Praised for their “immaculate precision and spirit” (The Strad) and “cultured tone” (Arts Desk), the Solem Quartet has established itself as one of the most innovative and adventurous quartets of its generation. A 2020 awardee of the Jerwood Arts Live Work Fund, one of 33 artists selected from more than 1200 applicants, the Solem Quartet takes its place amongst some of the UK’s brightest artistic voices, with award recipients spread across practices including music, theatre, opera, circus, dance, live art and performance.
They enjoy a busy concert schedule, ranging from international tours in Asia and Europe to performances at venues such as London’s Wigmore and Queen Elizabeth Halls, Bridgewater Hall in Manchester and Oxford’s Holywell Music Room, and have built a strong following since winning the Royal Over-Seas League Ensemble Competition 2014.
Passionate about collaborating with the composers of their time, the Quartet have worked closely with Anna Meredith, Colin Matthews and Thomas Adès and recently gave the UK premiere of Jonny Greenwood’s Suite from “There Will be Blood” (for string quartet) at the V&A Museum. The success of their ground-breaking ‘Solem Lates’ concept, created in 2019 with the aim of presenting classical music in a fresh way and reaching broader audiences, has underlined the Quartet’s position as leading exponents of new music. Past ‘Solem Lates’ projects have included bringing music for quartet + electronics to nightclubs around the UK, performing Bartók’s 3rd Quartet from memory, and collaborating with Picturehouse Cinemas to bring Yorgos Lanthimos’ The Lobster to life through live score performances alongside the iconic film.
The Solem Quartet are widely known for their thoughtfully curated programmes. In ‘Beethoven Bartók Now’, the group’s current ‘Solem Lates’ project, they present the works of these two giants alongside six major commissions, bringing new life and relevance to these iconic masterpieces; a wealth of digital content and educational activity surrounds each performance. One such component of this far-reaching project is ‘Writing for Quartet’, generously supported by the Royal Philharmonic Society, a biannual online workshop for composers of all backgrounds.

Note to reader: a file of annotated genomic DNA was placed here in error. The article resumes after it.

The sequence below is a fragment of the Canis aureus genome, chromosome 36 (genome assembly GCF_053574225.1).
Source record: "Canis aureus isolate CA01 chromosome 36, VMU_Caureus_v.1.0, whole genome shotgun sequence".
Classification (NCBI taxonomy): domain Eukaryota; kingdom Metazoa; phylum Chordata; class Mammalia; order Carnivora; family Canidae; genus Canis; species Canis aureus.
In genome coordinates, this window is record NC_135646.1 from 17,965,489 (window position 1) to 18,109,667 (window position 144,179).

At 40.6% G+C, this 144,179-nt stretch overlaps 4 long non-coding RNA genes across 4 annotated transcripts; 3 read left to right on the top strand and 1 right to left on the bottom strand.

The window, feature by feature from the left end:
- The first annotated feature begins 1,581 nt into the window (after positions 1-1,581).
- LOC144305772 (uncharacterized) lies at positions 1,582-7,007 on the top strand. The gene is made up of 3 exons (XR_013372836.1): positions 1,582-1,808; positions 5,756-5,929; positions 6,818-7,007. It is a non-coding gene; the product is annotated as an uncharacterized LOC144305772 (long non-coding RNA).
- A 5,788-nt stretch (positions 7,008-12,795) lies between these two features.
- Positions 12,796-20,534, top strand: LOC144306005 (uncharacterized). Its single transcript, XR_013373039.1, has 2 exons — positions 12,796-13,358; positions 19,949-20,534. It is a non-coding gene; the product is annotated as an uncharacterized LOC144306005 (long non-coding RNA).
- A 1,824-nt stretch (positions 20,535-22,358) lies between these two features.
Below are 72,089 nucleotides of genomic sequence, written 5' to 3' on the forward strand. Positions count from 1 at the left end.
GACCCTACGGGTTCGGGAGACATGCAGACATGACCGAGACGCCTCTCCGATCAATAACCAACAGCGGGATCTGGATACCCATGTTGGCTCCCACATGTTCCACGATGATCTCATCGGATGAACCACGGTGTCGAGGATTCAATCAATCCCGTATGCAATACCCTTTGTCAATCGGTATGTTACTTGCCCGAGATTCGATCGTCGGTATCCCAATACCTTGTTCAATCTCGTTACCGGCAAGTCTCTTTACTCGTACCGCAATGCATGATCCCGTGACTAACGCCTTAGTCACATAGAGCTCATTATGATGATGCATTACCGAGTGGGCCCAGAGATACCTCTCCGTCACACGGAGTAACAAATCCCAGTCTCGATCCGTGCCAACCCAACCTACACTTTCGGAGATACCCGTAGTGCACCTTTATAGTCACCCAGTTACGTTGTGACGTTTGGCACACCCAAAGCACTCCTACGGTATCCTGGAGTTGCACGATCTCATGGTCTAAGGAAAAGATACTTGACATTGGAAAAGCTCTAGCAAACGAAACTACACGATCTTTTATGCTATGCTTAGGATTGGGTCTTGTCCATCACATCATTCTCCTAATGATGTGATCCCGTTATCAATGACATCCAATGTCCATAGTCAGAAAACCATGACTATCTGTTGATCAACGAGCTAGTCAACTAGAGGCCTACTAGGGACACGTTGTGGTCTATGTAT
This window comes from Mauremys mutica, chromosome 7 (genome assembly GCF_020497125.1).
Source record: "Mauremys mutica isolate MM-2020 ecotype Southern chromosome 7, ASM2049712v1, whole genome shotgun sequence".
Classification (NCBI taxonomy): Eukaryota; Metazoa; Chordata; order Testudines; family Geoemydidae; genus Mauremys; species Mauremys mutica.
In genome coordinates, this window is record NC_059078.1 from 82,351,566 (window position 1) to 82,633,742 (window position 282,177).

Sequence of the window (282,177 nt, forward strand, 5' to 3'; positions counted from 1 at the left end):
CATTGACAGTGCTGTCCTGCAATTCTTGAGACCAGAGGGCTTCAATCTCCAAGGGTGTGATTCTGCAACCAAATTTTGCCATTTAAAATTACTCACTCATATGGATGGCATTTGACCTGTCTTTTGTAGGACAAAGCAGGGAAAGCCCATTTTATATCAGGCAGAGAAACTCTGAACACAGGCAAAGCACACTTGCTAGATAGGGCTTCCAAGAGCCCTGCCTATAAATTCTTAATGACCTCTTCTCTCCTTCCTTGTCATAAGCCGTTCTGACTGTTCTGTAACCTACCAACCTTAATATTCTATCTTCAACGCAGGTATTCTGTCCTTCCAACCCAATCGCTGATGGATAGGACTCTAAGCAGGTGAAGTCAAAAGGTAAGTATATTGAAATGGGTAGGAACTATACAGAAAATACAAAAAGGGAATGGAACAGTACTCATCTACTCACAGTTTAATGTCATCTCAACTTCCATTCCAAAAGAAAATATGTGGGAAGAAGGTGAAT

L to R:
William Newell, Amy Tress, Stephen Upshaw, Stephanie Tress
‘The Four Quarters’, the Solem Quartet’s debut album, was released on Orchid Classics in September 2021. Using Thomas Adès’ The Four Quarters as a framework – and featuring several arrangements by the ensemble – this CD explores composers’ depictions of night and day and all the moments in between; from the melodious dawn chorus of Cassandra Miller’s Warblework, via Bartok’s earthly and touching portrayal of An Evening in the Village to Kate Bush’s ethereal And Dream Of Sheep.
The Solem Quartet has benefited from inspirational teaching from a number of the world’s greatest chamber musicians including Gábor Takács-Nagy, Thomas Adès, Michal Kaznowski, Gerhard Schulz, Krysia Osostowicz and Richard Ireland. They have attended IMS Prussia Cove and the European Chamber Music Academy and were chosen for the 2014-15 ChamberStudio Mentorship with renowned cellist Christoph Richter. In 2016-17 they were selected as both Tunnell Trust Artists and Park Lane Group Artists.
The Quartet takes great pride in its educational work. From 2015-17 they held the Junior Fellowship in Chamber Music at the Royal Northern College of Music and since 2016 they have been Quartet in Residence at the University of Liverpool. Their immersive concerts and workshops have taken them to mainstream and special needs schools through Live Music Now and they have performed or given seminars at Leeds, Manchester, Liverpool and Cardiff Universities. They are also Ensemble in Residence at Aberystwyth MusicFest.
Violinist Amy Tress enjoys a busy career as a soloist, chamber musician and teacher. Winner of numerous awards including Oxford University’s Gibbs Prize for the highest 1st class Music degree and the Royal College of Music Violin Competition & Unaccompanied Bach Prize, Amy has regularly appeared at major concert venues across the UK such as the Queen Elizabeth Hall and Wigmore Hall.
Amy’s concerto performances with orchestra have included Brahms, Shostakovich, Mendelssohn, Beethoven, Korngold, Schnittke Concerto Grosso and the Bach Double, as well as Ravel’s Tzigane, Rimsky-Korsakov’s Scheherezade and Sibelius’s Humoresques.